Composition of the Court

Articles 285 and 286 of the Treaty on the Functioning of the EU establish rules regarding the composition of the Court of Auditors.

The College shall be the main decision-making body of the Court. It shall comprise one Member from each Member State of the EU. Members shall be appointed by the Council acting by qualified majority following consultation of the European Parliament, on the basis of proposals from the Member States. Members eligible for appointment by the Member States must belong to an external audit body in their own country or possess a specific qualification for this post. They shall carry out their duties at the Court of Auditors entirely independently. Their term of office is six years and may be renewed.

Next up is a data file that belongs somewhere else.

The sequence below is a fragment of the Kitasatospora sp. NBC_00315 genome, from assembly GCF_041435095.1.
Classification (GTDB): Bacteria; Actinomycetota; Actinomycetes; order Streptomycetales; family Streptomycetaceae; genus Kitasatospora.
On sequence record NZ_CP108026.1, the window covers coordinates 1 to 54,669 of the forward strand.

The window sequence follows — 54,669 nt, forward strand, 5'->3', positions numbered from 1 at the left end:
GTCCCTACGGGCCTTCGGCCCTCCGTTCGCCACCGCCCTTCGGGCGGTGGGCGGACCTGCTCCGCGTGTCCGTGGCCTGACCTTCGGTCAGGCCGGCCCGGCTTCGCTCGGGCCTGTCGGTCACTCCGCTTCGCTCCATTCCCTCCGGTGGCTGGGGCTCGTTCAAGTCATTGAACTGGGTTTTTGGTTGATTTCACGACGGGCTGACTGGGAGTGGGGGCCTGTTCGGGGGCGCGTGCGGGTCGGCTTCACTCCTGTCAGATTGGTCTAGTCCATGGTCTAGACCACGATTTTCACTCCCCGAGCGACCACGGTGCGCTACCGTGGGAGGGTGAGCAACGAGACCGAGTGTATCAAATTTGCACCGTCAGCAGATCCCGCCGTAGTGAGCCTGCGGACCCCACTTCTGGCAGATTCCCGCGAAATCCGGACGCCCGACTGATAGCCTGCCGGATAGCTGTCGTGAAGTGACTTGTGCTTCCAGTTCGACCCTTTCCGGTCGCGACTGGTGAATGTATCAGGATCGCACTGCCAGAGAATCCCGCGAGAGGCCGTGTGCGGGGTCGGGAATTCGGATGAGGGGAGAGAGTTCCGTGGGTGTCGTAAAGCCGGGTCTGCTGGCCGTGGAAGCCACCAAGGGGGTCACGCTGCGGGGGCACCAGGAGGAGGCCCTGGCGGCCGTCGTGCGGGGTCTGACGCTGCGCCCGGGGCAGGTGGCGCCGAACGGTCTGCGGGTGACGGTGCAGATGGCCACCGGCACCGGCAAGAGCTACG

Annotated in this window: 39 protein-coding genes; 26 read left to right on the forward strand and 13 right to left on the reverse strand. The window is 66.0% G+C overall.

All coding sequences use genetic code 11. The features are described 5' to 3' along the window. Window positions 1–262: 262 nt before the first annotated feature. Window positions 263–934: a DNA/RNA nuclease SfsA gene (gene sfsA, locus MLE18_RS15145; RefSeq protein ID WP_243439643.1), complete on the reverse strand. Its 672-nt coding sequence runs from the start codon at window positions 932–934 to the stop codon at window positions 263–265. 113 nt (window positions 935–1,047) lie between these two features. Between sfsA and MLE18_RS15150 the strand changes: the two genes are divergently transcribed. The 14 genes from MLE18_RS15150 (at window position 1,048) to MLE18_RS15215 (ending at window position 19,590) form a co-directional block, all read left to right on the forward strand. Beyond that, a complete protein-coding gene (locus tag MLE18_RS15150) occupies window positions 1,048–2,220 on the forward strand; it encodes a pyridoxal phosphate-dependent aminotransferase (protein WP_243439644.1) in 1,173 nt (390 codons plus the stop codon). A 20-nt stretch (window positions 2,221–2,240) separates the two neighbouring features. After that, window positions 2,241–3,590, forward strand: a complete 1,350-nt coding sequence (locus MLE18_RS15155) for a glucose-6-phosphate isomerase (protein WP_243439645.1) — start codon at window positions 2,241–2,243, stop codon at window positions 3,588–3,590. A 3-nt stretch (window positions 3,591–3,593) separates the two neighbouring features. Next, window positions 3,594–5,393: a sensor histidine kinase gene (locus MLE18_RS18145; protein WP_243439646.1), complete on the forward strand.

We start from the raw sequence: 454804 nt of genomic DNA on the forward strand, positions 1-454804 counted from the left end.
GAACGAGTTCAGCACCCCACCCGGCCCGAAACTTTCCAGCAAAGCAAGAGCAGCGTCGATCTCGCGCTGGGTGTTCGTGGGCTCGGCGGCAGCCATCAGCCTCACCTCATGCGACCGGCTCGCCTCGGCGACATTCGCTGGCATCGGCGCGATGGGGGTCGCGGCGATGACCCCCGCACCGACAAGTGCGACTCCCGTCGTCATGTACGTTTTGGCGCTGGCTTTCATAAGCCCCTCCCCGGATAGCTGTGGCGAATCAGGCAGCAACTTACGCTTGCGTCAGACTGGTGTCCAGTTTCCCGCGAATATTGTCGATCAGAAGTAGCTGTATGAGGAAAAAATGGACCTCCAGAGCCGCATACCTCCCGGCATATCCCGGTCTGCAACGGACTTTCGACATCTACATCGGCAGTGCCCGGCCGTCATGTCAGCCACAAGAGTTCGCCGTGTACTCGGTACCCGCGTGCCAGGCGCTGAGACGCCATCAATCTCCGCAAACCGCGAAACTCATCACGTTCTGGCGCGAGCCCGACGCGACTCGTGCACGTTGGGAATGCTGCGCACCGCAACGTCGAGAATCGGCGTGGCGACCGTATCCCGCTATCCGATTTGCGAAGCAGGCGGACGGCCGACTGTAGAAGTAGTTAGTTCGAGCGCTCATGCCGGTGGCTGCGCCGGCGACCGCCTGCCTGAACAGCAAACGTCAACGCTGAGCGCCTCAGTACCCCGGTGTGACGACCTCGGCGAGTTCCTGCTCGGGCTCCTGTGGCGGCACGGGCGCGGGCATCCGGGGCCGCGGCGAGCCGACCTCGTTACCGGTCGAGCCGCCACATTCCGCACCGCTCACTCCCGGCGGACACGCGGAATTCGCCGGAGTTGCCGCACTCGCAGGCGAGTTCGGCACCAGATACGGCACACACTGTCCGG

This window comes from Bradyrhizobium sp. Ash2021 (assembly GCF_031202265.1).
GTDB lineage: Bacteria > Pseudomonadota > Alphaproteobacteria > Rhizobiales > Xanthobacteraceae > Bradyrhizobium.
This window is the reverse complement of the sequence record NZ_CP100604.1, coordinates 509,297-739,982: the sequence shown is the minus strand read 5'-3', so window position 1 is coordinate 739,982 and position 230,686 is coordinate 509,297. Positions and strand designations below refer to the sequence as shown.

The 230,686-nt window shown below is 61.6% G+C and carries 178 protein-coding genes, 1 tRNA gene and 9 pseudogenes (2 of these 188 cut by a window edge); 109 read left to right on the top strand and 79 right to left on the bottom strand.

The Members of the Court shall elect the President of the Court by secret ballot. The candidate who, in the first round of voting, obtains a two-thirds majority of the Members’ votes shall be elected President. If this majority is not reached, the candidate must obtain the majority of votes in the second round of voting. The term of office is three years and may be renewed. The President’s duties shall be to:

  • draw up the agenda;
  • call and chair meetings of the Court;
  • ensure that discussions run smoothly;
  • ensure that the Court’s decisions are implemented;
  • ensure that the departments of the Court operate properly and that its various activities are managed soundly;
  • appoint an agent to represent the Court in litigation;
  • represent the Court in its external relations and in its relations with the other European institutions, etc.